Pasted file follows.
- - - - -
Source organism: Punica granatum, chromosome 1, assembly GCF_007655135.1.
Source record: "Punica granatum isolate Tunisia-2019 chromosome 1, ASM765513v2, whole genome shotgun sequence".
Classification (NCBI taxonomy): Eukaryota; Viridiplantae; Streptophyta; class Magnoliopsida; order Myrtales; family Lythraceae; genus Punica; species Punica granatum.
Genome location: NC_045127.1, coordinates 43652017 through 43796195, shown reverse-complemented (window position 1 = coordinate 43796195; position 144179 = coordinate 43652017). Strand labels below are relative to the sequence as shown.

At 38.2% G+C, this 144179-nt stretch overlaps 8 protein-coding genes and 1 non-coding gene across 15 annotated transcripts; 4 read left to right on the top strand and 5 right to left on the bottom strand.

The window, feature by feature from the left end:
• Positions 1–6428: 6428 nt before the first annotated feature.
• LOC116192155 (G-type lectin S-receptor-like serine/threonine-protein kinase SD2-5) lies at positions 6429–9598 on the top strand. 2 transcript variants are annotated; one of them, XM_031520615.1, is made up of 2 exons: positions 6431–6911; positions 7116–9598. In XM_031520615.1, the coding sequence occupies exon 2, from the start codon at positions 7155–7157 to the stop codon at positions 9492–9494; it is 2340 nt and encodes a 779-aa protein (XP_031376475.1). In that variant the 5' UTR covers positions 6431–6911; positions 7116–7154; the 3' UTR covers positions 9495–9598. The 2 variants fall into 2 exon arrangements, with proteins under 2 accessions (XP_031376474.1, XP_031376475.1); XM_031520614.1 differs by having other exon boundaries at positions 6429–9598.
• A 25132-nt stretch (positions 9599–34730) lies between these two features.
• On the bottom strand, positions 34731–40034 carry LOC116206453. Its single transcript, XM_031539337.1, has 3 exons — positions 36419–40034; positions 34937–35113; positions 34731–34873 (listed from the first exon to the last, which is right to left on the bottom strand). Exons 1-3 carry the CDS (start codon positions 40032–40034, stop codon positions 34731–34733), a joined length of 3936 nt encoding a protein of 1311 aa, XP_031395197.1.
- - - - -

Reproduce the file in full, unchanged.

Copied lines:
Source organism: Punica granatum, chromosome 1, assembly GCF_007655135.1.
Source record: "Punica granatum isolate Tunisia-2019 chromosome 1, ASM765513v2, whole genome shotgun sequence".
Classification (NCBI taxonomy): Eukaryota; Viridiplantae; Streptophyta; class Magnoliopsida; order Myrtales; family Lythraceae; genus Punica; species Punica granatum.
Genome location: NC_045127.1, coordinates 43652017 through 43796195, shown reverse-complemented (window position 1 = coordinate 43796195; position 144179 = coordinate 43652017). Strand labels below are relative to the sequence as shown.

At 38.2% G+C, this 144179-nt stretch overlaps 8 protein-coding genes and 1 non-coding gene across 15 annotated transcripts; 4 read left to right on the top strand and 5 right to left on the bottom strand.

The window, feature by feature from the left end:
• Positions 1–6428: 6428 nt before the first annotated feature.
• LOC116192155 (G-type lectin S-receptor-like serine/threonine-protein kinase SD2-5) lies at positions 6429–9598 on the top strand. 2 transcript variants are annotated; one of them, XM_031520615.1, is made up of 2 exons: positions 6431–6911; positions 7116–9598. In XM_031520615.1, the coding sequence occupies exon 2, from the start codon at positions 7155–7157 to the stop codon at positions 9492–9494; it is 2340 nt and encodes a 779-aa protein (XP_031376475.1). In that variant the 5' UTR covers positions 6431–6911; positions 7116–7154; the 3' UTR covers positions 9495–9598. The 2 variants fall into 2 exon arrangements, with proteins under 2 accessions (XP_031376474.1, XP_031376475.1); XM_031520614.1 differs by having other exon boundaries at positions 6429–9598.
• A 25132-nt stretch (positions 9599–34730) lies between these two features.
• On the bottom strand, positions 34731–40034 carry LOC116206453. Its single transcript, XM_031539337.1, has 3 exons — positions 36419–40034; positions 34937–35113; positions 34731–34873 (listed from the first exon to the last, which is right to left on the bottom strand). Exons 1-3 carry the CDS (start codon positions 40032–40034, stop codon positions 34731–34733), a joined length of 3936 nt encoding a protein of 1311 aa, XP_031395197.1.